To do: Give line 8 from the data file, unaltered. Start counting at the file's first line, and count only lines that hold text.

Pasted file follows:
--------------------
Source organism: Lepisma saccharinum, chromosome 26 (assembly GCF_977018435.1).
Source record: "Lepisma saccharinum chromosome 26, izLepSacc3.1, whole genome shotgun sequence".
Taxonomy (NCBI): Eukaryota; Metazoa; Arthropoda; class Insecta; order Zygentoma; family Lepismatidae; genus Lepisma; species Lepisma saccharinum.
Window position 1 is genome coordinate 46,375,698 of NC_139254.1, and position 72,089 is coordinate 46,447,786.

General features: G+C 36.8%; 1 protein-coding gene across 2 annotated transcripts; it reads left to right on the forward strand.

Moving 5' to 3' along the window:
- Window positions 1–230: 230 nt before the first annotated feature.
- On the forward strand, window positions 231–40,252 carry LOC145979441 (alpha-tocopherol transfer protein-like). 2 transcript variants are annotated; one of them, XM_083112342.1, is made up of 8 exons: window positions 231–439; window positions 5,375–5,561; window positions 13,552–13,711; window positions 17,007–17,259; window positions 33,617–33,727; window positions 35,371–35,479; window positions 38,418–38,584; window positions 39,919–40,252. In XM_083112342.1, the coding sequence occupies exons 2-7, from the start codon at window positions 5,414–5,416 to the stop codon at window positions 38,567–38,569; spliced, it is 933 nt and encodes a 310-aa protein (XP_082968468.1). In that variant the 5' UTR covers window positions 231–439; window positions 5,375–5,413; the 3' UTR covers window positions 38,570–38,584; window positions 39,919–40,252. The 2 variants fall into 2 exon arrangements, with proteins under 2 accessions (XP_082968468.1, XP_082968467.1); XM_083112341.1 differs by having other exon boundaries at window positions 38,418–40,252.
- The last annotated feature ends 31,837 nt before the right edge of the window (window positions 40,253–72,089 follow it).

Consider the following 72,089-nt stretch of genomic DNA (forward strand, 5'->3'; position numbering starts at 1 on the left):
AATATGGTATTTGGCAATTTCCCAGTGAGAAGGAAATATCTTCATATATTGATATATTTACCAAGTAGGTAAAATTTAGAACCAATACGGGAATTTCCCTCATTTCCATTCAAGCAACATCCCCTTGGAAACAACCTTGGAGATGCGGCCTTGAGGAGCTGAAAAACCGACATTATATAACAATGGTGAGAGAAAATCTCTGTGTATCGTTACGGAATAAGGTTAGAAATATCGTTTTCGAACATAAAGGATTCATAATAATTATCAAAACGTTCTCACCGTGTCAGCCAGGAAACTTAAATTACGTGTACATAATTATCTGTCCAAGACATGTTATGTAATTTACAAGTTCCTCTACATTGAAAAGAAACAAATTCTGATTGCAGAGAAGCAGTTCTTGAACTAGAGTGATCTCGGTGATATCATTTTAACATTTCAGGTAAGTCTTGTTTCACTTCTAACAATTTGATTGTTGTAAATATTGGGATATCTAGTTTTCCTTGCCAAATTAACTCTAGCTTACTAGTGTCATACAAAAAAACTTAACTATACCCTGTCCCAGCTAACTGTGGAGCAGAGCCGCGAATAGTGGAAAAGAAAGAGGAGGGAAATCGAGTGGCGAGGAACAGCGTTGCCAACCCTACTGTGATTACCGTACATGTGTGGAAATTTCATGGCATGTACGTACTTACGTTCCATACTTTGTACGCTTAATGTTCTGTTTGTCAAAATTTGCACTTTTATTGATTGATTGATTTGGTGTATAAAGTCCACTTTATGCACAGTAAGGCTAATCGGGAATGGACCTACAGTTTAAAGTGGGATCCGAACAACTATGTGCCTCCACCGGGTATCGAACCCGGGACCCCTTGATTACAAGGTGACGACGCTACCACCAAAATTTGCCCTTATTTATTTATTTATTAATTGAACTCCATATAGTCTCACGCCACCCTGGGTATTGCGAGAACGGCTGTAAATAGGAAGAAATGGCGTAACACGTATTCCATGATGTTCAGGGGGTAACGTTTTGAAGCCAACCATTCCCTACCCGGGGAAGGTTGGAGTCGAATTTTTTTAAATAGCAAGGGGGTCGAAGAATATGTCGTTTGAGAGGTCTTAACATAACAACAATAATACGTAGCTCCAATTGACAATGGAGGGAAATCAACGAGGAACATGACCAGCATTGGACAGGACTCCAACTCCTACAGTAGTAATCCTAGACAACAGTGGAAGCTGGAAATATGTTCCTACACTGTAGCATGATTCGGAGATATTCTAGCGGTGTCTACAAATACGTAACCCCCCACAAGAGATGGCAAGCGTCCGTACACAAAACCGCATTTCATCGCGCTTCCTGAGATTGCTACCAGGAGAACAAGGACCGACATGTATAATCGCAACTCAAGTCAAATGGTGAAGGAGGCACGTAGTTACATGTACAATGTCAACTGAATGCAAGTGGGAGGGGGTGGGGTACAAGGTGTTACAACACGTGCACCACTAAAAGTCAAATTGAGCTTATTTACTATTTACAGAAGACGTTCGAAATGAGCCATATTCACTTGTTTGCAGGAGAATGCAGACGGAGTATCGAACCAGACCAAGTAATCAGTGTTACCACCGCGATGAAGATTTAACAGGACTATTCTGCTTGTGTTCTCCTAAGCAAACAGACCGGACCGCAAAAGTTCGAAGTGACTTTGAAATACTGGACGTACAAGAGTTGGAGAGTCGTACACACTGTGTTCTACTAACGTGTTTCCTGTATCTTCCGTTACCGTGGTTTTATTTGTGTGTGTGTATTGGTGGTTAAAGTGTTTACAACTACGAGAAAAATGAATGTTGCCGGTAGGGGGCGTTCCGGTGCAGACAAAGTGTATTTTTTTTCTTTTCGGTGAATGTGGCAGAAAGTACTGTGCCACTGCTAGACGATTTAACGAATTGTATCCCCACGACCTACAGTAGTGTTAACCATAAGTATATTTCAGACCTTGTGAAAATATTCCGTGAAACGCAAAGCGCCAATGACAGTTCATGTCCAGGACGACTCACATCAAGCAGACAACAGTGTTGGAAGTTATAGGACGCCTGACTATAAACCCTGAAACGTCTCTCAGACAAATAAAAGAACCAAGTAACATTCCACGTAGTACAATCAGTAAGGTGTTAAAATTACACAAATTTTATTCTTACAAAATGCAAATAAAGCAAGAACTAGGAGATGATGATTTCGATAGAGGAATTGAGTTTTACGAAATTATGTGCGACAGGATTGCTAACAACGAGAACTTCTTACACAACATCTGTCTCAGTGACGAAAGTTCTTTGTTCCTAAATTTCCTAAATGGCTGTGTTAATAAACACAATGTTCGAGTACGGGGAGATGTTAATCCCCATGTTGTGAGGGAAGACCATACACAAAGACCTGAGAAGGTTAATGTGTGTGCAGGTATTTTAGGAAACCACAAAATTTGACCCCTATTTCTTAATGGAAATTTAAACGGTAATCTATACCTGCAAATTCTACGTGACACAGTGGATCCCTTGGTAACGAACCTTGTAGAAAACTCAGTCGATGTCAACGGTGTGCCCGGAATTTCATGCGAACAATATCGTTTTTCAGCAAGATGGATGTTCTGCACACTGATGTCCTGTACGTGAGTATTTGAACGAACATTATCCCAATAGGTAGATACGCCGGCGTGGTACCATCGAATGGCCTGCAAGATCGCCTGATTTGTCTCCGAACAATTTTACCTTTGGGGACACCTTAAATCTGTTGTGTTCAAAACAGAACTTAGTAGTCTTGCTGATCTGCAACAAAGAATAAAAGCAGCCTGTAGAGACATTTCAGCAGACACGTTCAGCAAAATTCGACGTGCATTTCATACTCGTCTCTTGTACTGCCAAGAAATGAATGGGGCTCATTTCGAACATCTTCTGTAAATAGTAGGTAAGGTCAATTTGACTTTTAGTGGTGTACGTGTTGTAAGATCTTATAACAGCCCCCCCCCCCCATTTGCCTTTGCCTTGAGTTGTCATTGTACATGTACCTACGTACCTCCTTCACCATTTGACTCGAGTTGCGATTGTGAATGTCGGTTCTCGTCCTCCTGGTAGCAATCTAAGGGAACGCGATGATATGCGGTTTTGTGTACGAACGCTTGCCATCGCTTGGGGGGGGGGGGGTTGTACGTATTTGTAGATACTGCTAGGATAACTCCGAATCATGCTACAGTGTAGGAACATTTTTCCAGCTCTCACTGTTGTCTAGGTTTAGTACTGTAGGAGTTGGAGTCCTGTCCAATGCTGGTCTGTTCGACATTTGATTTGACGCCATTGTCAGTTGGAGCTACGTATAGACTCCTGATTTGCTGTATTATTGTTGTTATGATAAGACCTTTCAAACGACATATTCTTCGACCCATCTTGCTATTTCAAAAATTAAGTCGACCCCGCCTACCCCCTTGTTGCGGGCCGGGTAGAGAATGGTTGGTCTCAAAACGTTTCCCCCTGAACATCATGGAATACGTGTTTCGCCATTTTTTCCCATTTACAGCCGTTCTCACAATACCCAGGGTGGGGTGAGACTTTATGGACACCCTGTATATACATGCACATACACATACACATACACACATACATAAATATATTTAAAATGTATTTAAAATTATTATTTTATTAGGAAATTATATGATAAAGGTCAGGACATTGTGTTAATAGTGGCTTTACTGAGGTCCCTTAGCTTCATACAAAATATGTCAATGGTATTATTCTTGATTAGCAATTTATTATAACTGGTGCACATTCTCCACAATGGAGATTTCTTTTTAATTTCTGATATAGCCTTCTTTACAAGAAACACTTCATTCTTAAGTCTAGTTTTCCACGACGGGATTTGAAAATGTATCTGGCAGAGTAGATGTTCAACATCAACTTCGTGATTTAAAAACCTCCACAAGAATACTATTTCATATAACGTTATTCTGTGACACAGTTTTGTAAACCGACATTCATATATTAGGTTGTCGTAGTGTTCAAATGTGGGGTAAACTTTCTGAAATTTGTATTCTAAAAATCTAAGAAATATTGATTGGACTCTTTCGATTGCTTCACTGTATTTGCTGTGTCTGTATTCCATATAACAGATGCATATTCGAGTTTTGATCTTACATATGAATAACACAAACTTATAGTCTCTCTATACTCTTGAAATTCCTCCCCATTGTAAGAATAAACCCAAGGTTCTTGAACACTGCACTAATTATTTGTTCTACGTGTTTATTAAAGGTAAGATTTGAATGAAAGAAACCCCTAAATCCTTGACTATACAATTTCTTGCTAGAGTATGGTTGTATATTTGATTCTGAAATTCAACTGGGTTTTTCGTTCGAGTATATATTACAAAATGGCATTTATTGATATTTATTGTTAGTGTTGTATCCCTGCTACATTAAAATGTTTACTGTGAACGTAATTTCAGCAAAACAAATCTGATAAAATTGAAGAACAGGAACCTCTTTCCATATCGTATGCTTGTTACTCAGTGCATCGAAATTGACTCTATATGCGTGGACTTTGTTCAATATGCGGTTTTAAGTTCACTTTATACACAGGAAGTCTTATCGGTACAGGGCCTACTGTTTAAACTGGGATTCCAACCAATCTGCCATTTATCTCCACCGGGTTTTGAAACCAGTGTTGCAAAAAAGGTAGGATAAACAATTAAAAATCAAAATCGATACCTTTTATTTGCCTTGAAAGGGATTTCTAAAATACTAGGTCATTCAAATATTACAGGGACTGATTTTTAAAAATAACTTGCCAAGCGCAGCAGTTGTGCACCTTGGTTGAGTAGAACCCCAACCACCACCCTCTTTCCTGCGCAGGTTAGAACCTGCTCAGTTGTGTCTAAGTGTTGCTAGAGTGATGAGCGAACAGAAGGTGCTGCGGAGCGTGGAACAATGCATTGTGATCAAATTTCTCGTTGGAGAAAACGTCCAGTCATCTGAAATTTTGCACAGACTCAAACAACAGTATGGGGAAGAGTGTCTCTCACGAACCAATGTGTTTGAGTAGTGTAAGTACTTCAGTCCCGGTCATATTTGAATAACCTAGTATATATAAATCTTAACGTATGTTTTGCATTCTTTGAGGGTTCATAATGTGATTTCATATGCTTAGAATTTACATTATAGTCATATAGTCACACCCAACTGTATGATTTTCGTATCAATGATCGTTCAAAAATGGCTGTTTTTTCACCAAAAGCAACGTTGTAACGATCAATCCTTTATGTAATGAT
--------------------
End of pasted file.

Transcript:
- On the forward strand, window positions 231–40,252 carry LOC145979441 (alpha-tocopherol transfer protein-like). 2 transcript variants are annotated; one of them, XM_083112342.1, is made up of 8 exons: window positions 231–439; window positions 5,375–5,561; window positions 13,552–13,711; window positions 17,007–17,259; window positions 33,617–33,727; window positions 35,371–35,479; window positions 38,418–38,584; window positions 39,919–40,252. In XM_083112342.1, the coding sequence occupies exons 2-7, from the start codon at window positions 5,414–5,416 to the stop codon at window positions 38,567–38,569; spliced, it is 933 nt and encodes a 310-aa protein (XP_082968468.1). In that variant the 5' UTR covers window positions 231–439; window positions 5,375–5,413; the 3' UTR covers window positions 38,570–38,584; window positions 39,919–40,252. The 2 variants fall into 2 exon arrangements, with proteins under 2 accessions (XP_082968468.1, XP_082968467.1); XM_083112341.1 differs by having other exon boundaries at window positions 38,418–40,252.